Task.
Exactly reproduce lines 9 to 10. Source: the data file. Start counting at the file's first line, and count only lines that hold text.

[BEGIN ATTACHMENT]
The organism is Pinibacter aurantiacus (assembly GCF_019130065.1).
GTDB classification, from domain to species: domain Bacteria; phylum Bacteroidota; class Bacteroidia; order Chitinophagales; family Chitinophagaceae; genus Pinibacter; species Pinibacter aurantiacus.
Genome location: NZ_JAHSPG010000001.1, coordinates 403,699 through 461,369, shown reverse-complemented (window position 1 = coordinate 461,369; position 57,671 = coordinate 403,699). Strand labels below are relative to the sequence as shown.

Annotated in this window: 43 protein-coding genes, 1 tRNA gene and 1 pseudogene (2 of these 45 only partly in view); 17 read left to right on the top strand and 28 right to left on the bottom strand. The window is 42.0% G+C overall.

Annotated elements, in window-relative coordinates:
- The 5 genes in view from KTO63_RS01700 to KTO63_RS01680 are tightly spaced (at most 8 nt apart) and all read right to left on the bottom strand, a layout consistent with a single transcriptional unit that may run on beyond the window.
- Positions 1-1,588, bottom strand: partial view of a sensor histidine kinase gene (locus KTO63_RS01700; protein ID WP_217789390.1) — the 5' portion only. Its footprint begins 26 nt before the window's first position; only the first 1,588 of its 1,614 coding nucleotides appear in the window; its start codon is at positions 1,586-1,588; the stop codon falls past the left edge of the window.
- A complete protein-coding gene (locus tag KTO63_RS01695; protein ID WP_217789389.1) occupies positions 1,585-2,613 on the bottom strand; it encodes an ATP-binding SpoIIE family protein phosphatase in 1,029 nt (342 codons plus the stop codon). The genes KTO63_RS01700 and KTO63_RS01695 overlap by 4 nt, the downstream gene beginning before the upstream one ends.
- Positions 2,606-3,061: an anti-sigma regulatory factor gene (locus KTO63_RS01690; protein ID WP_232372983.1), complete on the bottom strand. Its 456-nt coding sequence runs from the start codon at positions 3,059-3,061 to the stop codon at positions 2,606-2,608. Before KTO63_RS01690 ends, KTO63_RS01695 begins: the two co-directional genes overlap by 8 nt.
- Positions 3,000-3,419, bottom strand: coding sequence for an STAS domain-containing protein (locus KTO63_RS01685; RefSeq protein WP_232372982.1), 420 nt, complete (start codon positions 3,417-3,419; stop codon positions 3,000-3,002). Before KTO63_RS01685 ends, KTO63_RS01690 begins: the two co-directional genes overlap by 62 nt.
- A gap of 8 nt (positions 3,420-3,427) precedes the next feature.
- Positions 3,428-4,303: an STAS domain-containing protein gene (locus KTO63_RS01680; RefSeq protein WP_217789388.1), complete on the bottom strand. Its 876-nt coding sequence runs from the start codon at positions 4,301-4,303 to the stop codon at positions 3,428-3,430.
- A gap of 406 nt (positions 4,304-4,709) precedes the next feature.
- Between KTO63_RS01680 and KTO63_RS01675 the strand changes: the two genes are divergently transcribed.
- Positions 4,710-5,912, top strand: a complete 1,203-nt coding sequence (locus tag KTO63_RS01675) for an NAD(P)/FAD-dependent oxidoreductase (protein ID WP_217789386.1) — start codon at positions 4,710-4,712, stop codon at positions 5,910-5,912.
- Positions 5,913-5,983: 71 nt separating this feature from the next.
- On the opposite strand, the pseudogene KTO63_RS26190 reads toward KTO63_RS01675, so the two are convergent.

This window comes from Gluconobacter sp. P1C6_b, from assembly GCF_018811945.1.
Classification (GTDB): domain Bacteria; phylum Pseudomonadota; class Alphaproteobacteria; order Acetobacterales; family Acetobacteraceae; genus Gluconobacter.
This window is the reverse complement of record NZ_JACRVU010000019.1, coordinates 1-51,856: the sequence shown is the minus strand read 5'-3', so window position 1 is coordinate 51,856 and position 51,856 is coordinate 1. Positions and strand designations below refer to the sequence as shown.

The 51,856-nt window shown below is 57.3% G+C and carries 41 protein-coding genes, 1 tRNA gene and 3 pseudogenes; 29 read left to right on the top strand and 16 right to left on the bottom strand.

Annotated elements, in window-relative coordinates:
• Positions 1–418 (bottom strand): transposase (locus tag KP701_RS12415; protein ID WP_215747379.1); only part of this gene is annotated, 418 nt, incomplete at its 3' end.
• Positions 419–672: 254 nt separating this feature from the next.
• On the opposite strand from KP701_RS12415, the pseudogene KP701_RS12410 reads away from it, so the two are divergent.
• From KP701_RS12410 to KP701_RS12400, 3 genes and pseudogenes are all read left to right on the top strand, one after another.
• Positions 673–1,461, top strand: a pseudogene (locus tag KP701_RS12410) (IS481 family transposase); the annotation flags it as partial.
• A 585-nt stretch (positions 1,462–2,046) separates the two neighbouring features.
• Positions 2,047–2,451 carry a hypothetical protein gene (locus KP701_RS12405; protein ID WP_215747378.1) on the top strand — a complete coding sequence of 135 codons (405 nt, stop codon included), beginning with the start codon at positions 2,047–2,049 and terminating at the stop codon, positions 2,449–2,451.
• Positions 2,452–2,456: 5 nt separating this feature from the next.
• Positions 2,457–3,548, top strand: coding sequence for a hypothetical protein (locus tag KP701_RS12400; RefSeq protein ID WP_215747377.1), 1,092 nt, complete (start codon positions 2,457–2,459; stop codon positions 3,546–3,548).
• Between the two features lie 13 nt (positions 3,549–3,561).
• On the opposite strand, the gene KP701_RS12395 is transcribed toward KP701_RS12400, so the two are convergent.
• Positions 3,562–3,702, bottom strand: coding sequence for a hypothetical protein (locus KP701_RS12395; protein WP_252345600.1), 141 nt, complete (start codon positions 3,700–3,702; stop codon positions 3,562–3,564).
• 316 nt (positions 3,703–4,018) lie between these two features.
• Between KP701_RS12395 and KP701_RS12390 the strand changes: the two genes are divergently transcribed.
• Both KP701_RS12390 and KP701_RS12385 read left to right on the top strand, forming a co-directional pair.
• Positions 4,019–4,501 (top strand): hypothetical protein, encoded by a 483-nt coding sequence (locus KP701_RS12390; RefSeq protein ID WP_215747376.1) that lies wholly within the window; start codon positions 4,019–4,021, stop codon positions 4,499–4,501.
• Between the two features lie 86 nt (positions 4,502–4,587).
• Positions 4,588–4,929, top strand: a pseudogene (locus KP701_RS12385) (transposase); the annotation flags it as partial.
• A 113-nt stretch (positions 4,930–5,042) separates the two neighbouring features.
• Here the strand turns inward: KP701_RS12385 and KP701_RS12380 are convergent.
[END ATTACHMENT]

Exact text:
- Positions 2,606-3,061: an anti-sigma regulatory factor gene (locus KTO63_RS01690; protein ID WP_232372983.1), complete on the bottom strand. Its 456-nt coding sequence runs from the start codon at positions 3,059-3,061 to the stop codon at positions 2,606-2,608. Before KTO63_RS01690 ends, KTO63_RS01695 begins: the two co-directional genes overlap by 8 nt.
- Positions 3,000-3,419, bottom strand: coding sequence for an STAS domain-containing protein (locus KTO63_RS01685; RefSeq protein WP_232372982.1), 420 nt, complete (start codon positions 3,417-3,419; stop codon positions 3,000-3,002). Before KTO63_RS01685 ends, KTO63_RS01690 begins: the two co-directional genes overlap by 62 nt.